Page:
Last week, Goldstein announced the end of his seven-year tenure at Artnet News in an email addressing his colleagues. “It has been the pride and privilege of my career to work with the extraordinary team of journalists at Artnet News,” Goldstein wrote, “and I owe them my deepest gratitude. In a time of constant, destabilizing change in the art world and the world at large, Artnet’s rigorous reporting has exposed the inner workings of the art market, helped guide the industry through the Covid pandemic, and chronicled the earth-shaking reckonings that the art establishment has faced when it comes to issues of racism, sexism, and colonialism.”

Goldstein was previously chief digital content officer at Phaidon until 2017, when he joined Artnet News. There, he hosted and oversaw the creation of the Art Angle podcast as well as the publication’s subscription news service Artnet Pro and its reported data analysis in the Artnet Intelligence Report. Goldstein also served as editor-in-chief at Artspace’s magazine and as executive editor of Artinfo.

“We also charted a path forward, shining the Klieg light of our audience on the artists, dealers, collectors, museum directors, and other innovators who are changing things for the better, and bringing the best art into the world,” Goldstein added. It isn’t clear where he is headed next.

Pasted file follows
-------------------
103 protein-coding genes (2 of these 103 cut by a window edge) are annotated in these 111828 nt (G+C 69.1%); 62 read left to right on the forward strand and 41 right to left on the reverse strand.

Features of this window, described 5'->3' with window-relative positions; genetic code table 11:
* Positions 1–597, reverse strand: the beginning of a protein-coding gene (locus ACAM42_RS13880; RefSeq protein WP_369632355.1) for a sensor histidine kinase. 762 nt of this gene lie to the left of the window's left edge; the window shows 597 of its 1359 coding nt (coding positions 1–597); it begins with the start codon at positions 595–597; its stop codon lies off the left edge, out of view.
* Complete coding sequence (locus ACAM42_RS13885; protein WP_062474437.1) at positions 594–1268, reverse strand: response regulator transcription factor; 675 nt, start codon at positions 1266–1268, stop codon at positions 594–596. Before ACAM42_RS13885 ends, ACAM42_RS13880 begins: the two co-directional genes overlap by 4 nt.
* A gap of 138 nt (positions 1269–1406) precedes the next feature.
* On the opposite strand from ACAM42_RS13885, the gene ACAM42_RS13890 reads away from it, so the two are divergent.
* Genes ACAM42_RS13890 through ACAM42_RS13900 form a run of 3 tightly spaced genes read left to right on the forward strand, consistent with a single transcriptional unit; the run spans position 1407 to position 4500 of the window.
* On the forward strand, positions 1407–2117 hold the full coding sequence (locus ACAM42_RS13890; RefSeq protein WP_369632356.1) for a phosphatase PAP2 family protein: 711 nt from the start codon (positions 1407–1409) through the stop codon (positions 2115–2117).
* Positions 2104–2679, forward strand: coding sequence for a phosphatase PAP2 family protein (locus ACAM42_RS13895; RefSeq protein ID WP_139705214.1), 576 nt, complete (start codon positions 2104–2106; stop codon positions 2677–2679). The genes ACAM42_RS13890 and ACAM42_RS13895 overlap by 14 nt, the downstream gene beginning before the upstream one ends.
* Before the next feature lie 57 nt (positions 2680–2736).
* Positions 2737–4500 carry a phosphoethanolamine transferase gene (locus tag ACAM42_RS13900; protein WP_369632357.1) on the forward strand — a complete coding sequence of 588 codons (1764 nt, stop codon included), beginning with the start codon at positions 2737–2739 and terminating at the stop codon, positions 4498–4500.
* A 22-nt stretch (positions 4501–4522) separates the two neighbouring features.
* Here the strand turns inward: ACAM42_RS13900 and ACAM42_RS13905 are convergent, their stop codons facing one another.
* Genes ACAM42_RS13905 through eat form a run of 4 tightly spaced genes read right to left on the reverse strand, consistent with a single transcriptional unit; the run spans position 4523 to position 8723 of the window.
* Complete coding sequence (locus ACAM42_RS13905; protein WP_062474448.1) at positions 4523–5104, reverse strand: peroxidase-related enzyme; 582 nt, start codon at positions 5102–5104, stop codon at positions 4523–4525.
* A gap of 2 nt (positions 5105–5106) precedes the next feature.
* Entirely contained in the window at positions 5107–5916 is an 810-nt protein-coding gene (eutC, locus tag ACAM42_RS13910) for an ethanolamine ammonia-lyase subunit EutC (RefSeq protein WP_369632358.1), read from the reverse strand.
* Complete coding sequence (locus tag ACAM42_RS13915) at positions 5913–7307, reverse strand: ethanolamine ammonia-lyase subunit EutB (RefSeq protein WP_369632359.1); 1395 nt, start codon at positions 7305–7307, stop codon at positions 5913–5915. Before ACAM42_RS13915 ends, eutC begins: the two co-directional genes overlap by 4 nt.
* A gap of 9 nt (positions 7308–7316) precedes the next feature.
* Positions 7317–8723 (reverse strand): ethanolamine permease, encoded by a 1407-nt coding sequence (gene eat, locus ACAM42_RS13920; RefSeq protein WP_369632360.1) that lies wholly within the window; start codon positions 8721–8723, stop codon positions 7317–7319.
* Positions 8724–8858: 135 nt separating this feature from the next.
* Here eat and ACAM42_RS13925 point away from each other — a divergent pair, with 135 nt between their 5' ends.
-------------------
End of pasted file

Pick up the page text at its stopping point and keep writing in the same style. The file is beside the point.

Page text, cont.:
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Meanwhile, on Monday, the Art Newspaper announced Cole’s departure after five and a half years at the helm. She will, however, retain a position as editor-at-large.

Cole is leaving the publication to oversee a newly-created policy unit that will inform cultural policies in the arts and creative industries in the UK.

While at the Art Newspaper, the publication has continued to expand across print and online in the UK and the US. In its announcement of her departure, the publication said it has seen a peak in advertising revenues and circulation since Cole joined.

“Alison took on the challenging task of leading the newspaper’s cultural strategy and its success as the medium of record for the art world,” said the Art Newspaper‘s publisher Inna Bazhenova in a statement. “I look forward to our continued association with Alison as Editor at Large and wish her every success in her new endeavour.”